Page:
There’s no way to discuss this without offering spoilers, so if you haven’t watched Ricky Gervais’s “SuperNature,” go watch it now. I shouldn’t mention that, because if you do watch it, then you’ll have no need to read this article because that’s how bad the coverage has been.
The set opens with Gervais whipping out the old saw about how women aren’t funny. (Can I make references to “whipping out” without coming off as cisgender? Let’s see.) “What about all the funny female comedians,” he says before stumbling when attempting to offer examples. He then goes on to explain the special is heavy with satire, which allows people to “laugh at the wrong thing because you know what the right thing is.”
He continues, “In real life, I know there are loads of funny women, like, um … No, but there are! Dame Edna Everage. Eddie Izzard.” From there he riffs on Twitter and the art of comedy for a bit, before finally diving into the “problematic” jokes about the new-fangled women, the ones with beards and wedding tackle, such as Izzard, that has the internet aghast.
Never mind that people aren’t bent out of shape about his jokes about how there are no funny female comedians or that coverage of “SuperNature” erases women in favor of defending men. The patriarchy always wins, I suppose.
Nevertheless, people are big mad about his trans jokes despite the fact that most of the show, while punching in all directions, comes from a place of doctrinaire liberalism. The name of the show itself was inspired by Gervais’s atheism. As he says, “Anything that exists is by definition part of nature and is explainable, if not now then eventually.” Right-wing provocateur Gervais is not.
But given that, also in Gervais’ words, the most offensive thing that can be said right now is that women don’t have penises, it doesn’t matter that he’s a member of the team, no pun intended. Of the special, GLAAD had this to say:
We watched the Ricky Gervais ‘comedy’ special on Netflix so you don’t have to. It’s full of graphic, dangerous, anti-trans rants masquerading as jokes. He also spouts anti-gay rhetoric & spreads inaccurate information about HIV.
Yes, because in 2022, people are looking to Ricky Gervais for information about HIV. Something tells me that the second sentence from GLAAD is merely an attempt to make the complaints seem to be more than simply a response to his jokes about new-fangled women.
It’s almost as if his critics are trying to prove his point. Lefty comics are generally given a bit more leeway on the topics they discuss, after all. Anthony Jeselnik explained it in a 2019 interview with The New York Times. When asked why woke comedians don’t criticize him, Jeselnik replied, “It’s because they know I’m woke.” He added that his onstage persona is an act, saying, “The character is such a monster that you know I’m on the right side of things.”
He might have a point. At least one trans comedian thought his joke on the topic, delivered in 2015’s “Thoughts and Prayers,” was great. Dave Chappelle and Gervais, though? Not so much. Or perhaps we’ve just reached a point in the years since where there is one, and only one, group of people that we cannot make fun of.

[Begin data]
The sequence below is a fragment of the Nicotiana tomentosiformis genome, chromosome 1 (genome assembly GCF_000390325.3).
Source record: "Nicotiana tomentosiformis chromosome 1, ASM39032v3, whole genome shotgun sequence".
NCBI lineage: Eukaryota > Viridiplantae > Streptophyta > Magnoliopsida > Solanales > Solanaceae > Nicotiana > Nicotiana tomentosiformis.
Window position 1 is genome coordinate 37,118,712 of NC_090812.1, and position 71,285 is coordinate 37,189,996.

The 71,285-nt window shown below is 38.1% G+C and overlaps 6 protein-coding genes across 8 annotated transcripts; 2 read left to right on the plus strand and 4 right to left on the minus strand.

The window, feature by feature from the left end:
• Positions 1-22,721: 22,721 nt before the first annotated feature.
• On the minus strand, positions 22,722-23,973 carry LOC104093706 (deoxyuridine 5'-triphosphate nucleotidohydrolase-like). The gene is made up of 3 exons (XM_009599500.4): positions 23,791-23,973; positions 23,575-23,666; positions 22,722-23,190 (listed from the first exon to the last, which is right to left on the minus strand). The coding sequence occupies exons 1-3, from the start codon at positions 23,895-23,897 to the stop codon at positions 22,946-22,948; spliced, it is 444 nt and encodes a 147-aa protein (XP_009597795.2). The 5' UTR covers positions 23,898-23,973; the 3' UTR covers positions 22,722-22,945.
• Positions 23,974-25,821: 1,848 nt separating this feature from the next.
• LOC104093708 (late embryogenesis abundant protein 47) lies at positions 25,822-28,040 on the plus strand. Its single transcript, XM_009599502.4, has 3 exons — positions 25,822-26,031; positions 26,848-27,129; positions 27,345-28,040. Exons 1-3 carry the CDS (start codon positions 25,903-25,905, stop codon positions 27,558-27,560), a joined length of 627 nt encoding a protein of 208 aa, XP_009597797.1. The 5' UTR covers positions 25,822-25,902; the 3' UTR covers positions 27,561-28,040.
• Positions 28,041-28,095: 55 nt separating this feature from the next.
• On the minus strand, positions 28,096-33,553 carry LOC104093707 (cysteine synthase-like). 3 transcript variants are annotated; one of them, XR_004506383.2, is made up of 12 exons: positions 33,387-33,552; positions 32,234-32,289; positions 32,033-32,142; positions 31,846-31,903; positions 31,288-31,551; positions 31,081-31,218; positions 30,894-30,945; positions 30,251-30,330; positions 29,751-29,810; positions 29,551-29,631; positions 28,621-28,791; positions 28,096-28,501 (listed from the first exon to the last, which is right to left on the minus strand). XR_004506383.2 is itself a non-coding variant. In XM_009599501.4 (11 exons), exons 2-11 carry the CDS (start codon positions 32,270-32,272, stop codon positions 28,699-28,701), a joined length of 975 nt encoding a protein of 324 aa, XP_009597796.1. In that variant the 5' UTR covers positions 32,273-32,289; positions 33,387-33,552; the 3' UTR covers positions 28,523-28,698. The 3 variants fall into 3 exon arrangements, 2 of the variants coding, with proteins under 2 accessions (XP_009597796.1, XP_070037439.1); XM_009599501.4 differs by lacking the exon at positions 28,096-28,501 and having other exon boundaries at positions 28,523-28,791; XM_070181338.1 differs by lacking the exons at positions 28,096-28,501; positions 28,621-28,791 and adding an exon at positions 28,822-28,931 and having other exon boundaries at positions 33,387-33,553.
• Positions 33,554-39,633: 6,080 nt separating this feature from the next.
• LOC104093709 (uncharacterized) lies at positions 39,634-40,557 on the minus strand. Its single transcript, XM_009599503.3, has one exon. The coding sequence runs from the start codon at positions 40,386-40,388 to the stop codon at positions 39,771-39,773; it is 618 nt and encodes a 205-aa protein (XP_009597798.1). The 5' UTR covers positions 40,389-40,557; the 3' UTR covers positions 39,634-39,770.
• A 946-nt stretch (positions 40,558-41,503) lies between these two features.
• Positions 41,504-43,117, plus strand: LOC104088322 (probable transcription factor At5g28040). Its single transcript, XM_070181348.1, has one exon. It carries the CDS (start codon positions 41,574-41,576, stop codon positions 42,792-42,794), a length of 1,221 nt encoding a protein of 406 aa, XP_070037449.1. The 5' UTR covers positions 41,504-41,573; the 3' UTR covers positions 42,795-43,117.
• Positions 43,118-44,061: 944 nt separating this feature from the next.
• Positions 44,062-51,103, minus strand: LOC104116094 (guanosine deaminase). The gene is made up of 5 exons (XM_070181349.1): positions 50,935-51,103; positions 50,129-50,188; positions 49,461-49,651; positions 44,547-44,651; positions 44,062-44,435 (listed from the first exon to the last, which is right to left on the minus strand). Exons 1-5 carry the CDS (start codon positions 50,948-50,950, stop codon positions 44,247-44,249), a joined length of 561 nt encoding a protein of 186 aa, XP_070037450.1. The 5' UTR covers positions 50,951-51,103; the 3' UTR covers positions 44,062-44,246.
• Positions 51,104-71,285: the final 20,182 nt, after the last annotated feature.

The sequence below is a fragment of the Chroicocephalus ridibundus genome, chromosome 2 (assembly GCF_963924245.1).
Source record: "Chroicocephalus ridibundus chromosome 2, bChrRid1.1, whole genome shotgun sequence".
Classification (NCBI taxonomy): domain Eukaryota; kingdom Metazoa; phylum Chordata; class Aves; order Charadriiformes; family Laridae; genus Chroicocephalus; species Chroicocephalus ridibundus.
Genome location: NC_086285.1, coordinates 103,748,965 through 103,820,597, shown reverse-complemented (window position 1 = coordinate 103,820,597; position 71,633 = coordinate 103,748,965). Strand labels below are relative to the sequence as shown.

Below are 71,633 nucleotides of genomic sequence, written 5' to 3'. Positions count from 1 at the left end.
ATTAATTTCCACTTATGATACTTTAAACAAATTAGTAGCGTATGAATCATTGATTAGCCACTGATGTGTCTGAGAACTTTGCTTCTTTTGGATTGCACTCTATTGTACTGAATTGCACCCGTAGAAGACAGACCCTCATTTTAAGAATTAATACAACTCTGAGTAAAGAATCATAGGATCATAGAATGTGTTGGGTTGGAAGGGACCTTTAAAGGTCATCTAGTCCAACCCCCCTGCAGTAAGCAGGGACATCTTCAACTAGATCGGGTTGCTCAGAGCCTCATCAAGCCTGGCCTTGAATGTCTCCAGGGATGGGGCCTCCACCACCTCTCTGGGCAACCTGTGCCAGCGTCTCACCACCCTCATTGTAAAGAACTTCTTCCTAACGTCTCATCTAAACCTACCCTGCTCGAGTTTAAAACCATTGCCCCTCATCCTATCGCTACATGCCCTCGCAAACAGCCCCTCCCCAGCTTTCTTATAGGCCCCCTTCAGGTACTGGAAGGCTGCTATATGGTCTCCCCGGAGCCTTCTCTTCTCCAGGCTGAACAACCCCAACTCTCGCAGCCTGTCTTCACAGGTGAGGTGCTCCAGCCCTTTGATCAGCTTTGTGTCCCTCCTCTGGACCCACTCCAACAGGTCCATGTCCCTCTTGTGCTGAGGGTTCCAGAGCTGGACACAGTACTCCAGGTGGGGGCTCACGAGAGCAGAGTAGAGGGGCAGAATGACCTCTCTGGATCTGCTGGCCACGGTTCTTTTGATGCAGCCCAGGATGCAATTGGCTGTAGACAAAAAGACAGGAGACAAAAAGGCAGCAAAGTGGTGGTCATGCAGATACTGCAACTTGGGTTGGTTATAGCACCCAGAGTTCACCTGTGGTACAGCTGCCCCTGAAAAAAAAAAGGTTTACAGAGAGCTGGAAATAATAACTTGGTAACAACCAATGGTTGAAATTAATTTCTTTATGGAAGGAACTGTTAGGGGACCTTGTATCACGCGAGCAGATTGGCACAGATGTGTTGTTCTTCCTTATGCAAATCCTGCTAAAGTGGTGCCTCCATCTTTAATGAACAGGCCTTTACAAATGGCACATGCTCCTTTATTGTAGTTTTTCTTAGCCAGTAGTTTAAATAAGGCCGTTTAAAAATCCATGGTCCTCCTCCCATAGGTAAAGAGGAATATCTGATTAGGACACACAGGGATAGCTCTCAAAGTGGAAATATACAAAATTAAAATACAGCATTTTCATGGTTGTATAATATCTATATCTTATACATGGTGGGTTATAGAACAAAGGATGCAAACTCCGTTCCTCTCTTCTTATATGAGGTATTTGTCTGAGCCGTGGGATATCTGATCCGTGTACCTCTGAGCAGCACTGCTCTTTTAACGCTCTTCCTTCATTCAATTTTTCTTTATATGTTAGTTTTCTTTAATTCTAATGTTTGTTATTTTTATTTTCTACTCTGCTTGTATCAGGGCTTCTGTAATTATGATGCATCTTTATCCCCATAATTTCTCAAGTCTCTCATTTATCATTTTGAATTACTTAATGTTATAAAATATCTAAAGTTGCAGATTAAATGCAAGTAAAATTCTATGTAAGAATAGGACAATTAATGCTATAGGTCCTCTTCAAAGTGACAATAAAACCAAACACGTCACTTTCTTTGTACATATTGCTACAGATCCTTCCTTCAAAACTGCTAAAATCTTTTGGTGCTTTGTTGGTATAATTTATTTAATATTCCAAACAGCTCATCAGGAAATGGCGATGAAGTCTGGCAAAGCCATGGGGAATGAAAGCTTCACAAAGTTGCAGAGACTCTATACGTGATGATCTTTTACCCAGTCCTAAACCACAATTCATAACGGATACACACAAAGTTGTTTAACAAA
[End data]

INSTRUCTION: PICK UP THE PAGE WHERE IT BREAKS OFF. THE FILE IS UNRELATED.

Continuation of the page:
It’s a sentiment Gervais agrees with. Toward the end of “SuperNature,” he returns to the jokes that have gotten him in trouble, this time proclaiming his support for gay people, trans people, all people except furries. (I’m assuming that part because he doesn’t mention them. He erases them, just as his critics erase women.)
His issue isn’t with women with penises, but the fact that identity politics are the one thing we can’t joke about. As a comedian, he likely realizes that putting barriers around certain topics, and refusing to humanize them, makes it difficult to discuss them.
As he’s on the liberal team, this is what’s truly problematic for him. Just as Chappelle and Jeselnik are on the “right side of things,” so is Gervais. They’re looking at the power of comedy, from Lenny Bruce to George Carlin to Richard Pryor to today. Whether or not you agree with them, they use their skills to try to effect social change. And they cannot do that if they can’t discuss certain topics.
It’s reminiscent of another extremely ribald comedian, one who wrote a tragedy in which the main character said some things he shouldn’t have, given his audience. Of course, we’re talking about Shakespeare and “The Murder of Gonzango,” the play within a play, designed by Hamlet to determine if his uncle Claudius truly had murdered his father. Hamlet, in other words, was using entertainment to try to smoke out a killer.
With “SuperNature,” Gervais is attempting his own “The Murder of Gonzago,” using entertainment to smoke out those who wish to kill comedy. But while Hamlet used the play as the thing to catch the conscience of the king, Gervais instead has caught the ire of the woke kings, queens, and everything in between. Nobody let them in on the secret.